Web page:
The D-I-K-W Model
The DIKW Pyramid represents the relationships between data, information, knowledge and wisdom.
Each building block is a step towards a higher level – first, there’s data, then information next comes knowledge and finally, we get to wisdom.
The steps of increasing complexification from less sophisticated to more sophisticated each adds value to the basic building block.
In this way, we can enrich our data with meaning and context to acquire valuable knowledge. In turn, this helps us make more informed decisions about how best to proceed based on the available resources at our disposal.
Let’s look at the individual levels of the pyramid through a supply chain lens…
Data is an individual unit that contains raw materials which do not carry any specific meaning.
This data is a fundamental building block for businesses and without it, the rest of the pyramid cannot be built.
In the supply chain, common data challenges are:
Who collects and how data is collected from suppliers can be a laborious job without supplier self-serve portals.
How the data is stored can be a massive problem, with formatting issues potentially rendering the data unusable for the transformation purposes needed to drive the next level in the pyramid.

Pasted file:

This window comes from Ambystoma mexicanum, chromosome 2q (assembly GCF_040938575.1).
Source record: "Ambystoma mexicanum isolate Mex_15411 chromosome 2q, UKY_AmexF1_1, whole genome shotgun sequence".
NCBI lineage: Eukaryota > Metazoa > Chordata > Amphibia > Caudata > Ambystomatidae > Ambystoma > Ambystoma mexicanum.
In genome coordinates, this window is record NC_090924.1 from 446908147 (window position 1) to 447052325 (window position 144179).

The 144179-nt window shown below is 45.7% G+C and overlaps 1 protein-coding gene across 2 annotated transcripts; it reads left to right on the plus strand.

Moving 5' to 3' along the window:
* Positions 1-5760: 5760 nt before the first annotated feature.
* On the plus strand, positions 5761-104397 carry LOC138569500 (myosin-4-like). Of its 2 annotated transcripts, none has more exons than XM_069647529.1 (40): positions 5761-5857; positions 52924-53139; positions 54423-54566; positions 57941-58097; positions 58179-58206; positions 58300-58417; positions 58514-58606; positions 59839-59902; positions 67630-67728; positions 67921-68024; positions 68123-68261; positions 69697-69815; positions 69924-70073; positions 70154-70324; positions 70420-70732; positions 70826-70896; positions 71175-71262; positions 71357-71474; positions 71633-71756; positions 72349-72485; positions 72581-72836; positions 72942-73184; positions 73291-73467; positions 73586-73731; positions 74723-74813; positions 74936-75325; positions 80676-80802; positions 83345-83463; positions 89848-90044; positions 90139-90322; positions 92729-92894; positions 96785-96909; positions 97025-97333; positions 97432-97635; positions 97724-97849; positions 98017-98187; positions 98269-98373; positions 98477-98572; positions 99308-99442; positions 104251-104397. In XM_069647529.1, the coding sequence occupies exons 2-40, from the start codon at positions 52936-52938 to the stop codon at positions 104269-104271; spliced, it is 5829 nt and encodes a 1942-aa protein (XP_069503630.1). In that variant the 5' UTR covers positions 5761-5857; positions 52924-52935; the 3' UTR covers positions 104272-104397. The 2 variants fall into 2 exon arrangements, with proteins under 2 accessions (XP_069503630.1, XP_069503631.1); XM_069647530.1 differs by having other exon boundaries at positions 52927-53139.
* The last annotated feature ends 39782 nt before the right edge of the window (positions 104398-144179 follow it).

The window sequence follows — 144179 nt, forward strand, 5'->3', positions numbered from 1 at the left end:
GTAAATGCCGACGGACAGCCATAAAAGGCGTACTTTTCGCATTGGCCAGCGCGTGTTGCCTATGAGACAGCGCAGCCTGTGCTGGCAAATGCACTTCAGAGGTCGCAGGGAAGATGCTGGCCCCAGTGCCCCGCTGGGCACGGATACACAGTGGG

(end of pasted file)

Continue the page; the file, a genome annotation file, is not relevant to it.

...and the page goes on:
“Good” data should be:
So, ensuring you have people, processes and platforms to minimise these data challenges is essential.
The second of the four levels of the DIKW Pyramid demonstrates how data related to raw facts, can be turned into information after being transformed with context.
The more we enrich our data with meaning and context, the more insight we get out of it, so we can make better decisions in terms of what’s best to do next.
Data alone doesn’t tell us anything – only when it has been contextualised, will it carry any value in informing us about what’s best for our business or project.
Information is data that has been prepared or organised, cleaned, structured or processed in a way that allows us to visualise or analyse for a specific outcome.
The importance of this processing cannot be understated. Information (or structured data) gives the collected data meaning it didn’t have before.
The two challenges many organisations have with information are:
Revisiting the data building block, data storage is a critical part of modern data-driven businesses. If the data is not stored in a structured, organised single source of truth then it weakens the subsequent two stages of knowledge and wisdom massively.
Silos, departments, project teams and individual colleagues can all collect vital information that may be essential for your knowledge and wisdom… the chances are, they simply don’t know it. Information access and sharing are important for making holistic, evidence-led decisions that can make or break productivity and profits.
It’s Time to Question Everything!
When you have information in a structured, organised, single cloud source that is accessible and sharable, this is where the fun begins. If you don’t have the information – you simply can’t move up the pyramid.